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Mol Ecol. 2012 Jan;21(1):45-56. doi: 10.1111/j.1365-294X.2011.05361.x. Epub 2011 Nov 25.

Ancient DNA from an Early Neolithic Iberian population supports a pioneer colonization by first farmers.

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1
Laboratorio de Genética Forense y Genética de Poblaciones, Facultad de Medicina, Pabellón 7, 4ª Planta, Universidad Complutense de Madrid, Avenida Complutense s/n, 28040 Madrid, Spain. cristinagamba@med.ucm.es

Abstract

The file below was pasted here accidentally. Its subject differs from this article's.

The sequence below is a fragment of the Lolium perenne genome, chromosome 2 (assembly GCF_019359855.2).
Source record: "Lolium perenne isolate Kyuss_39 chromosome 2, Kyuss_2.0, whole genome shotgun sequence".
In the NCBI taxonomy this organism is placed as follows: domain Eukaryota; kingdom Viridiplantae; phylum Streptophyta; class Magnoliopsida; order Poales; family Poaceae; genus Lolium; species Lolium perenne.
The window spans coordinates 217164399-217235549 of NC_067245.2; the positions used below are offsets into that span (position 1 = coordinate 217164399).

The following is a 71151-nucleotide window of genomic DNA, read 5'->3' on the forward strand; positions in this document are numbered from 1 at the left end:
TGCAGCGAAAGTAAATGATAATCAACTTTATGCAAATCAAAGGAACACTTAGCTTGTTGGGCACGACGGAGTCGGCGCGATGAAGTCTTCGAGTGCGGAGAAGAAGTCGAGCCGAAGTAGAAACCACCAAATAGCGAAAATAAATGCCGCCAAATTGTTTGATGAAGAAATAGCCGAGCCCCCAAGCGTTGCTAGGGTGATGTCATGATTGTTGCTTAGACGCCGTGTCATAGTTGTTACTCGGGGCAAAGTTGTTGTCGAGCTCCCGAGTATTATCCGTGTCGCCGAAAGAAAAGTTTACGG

The Neolithic transition has been widely debated particularly regarding the extent to which this revolution implied a demographic expansion from the Near East. We attempted to shed some light on this process in northeastern Iberia by combining ancient DNA (aDNA) data from Early Neolithic settlers and published DNA data from Middle Neolithic and modern samples from the same region. We successfully extracted and amplified mitochondrial DNA from 13 human specimens, found at three archaeological sites dated back to the Cardial culture in the Early Neolithic (Can Sadurní and Chaves) and to the Late Early Neolithic (Sant Pau del Camp). We found that haplogroups with a low frequency in modern populations-N* and X1-are found at higher frequencies in our Early Neolithic population (∼31%). Genetic differentiation between Early and Middle Neolithic populations was significant (F(ST) ∼0.13, P<10(-5)), suggesting that genetic drift played an important role at this time. To improve our understanding of the Neolithic demographic processes, we used a Bayesian coalescence-based simulation approach to identify the most likely of three demographic scenarios that might explain the genetic data. The three scenarios were chosen to reflect archaeological knowledge and previous genetic studies using similar inferential approaches. We found that models that ignore population structure, as previously used in aDNA studies, are unlikely to explain the data. Our results are compatible with a pioneer colonization of northeastern Iberia at the Early Neolithic characterized by the arrival of small genetically distinctive groups, showing cultural and genetic connections with the Near East.

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